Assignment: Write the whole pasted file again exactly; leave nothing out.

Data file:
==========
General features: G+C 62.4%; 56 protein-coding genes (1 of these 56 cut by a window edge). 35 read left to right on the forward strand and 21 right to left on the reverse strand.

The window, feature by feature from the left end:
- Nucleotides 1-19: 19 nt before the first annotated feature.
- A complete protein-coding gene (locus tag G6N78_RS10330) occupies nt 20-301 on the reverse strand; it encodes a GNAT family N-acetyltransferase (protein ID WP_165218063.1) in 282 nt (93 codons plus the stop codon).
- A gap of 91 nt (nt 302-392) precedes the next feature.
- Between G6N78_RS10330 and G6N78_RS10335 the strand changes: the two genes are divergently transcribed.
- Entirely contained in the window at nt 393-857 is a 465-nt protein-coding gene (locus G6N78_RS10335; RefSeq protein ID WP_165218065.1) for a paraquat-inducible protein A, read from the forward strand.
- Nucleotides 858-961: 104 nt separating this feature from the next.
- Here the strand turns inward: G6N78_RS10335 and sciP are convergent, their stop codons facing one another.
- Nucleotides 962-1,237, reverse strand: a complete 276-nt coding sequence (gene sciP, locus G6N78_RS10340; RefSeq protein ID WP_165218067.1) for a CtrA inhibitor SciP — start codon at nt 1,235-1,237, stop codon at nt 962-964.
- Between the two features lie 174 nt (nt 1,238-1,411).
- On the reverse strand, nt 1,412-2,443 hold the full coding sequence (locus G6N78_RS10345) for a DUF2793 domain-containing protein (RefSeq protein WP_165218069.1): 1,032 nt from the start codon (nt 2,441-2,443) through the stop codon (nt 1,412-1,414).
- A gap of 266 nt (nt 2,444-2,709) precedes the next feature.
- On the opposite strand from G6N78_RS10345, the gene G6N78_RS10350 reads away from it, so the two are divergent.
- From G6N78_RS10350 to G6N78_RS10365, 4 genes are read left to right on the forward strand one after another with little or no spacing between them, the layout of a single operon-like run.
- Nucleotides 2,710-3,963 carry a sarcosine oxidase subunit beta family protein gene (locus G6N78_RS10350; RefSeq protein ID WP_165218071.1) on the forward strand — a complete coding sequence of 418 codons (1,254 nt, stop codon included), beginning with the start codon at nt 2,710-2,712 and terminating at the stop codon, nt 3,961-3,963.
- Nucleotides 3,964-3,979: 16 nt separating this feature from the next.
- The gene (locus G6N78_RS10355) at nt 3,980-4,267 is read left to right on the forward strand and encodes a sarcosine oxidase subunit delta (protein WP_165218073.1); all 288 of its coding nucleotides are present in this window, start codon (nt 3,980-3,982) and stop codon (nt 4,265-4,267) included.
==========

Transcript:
General features: G+C 62.4%; 56 protein-coding genes (1 of these 56 cut by a window edge). 35 read left to right on the forward strand and 21 right to left on the reverse strand.

The window, feature by feature from the left end:
- Nucleotides 1-19: 19 nt before the first annotated feature.
- A complete protein-coding gene (locus tag G6N78_RS10330) occupies nt 20-301 on the reverse strand; it encodes a GNAT family N-acetyltransferase (protein ID WP_165218063.1) in 282 nt (93 codons plus the stop codon).
- A gap of 91 nt (nt 302-392) precedes the next feature.
- Between G6N78_RS10330 and G6N78_RS10335 the strand changes: the two genes are divergently transcribed.
- Entirely contained in the window at nt 393-857 is a 465-nt protein-coding gene (locus G6N78_RS10335; RefSeq protein ID WP_165218065.1) for a paraquat-inducible protein A, read from the forward strand.
- Nucleotides 858-961: 104 nt separating this feature from the next.
- Here the strand turns inward: G6N78_RS10335 and sciP are convergent, their stop codons facing one another.
- Nucleotides 962-1,237, reverse strand: a complete 276-nt coding sequence (gene sciP, locus G6N78_RS10340; RefSeq protein ID WP_165218067.1) for a CtrA inhibitor SciP — start codon at nt 1,235-1,237, stop codon at nt 962-964.
- Between the two features lie 174 nt (nt 1,238-1,411).
- On the reverse strand, nt 1,412-2,443 hold the full coding sequence (locus G6N78_RS10345) for a DUF2793 domain-containing protein (RefSeq protein WP_165218069.1): 1,032 nt from the start codon (nt 2,441-2,443) through the stop codon (nt 1,412-1,414).
- A gap of 266 nt (nt 2,444-2,709) precedes the next feature.
- On the opposite strand from G6N78_RS10345, the gene G6N78_RS10350 reads away from it, so the two are divergent.
- From G6N78_RS10350 to G6N78_RS10365, 4 genes are read left to right on the forward strand one after another with little or no spacing between them, the layout of a single operon-like run.
- Nucleotides 2,710-3,963 carry a sarcosine oxidase subunit beta family protein gene (locus G6N78_RS10350; RefSeq protein ID WP_165218071.1) on the forward strand — a complete coding sequence of 418 codons (1,254 nt, stop codon included), beginning with the start codon at nt 2,710-2,712 and terminating at the stop codon, nt 3,961-3,963.
- Nucleotides 3,964-3,979: 16 nt separating this feature from the next.
- The gene (locus G6N78_RS10355) at nt 3,980-4,267 is read left to right on the forward strand and encodes a sarcosine oxidase subunit delta (protein WP_165218073.1); all 288 of its coding nucleotides are present in this window, start codon (nt 3,980-3,982) and stop codon (nt 4,265-4,267) included.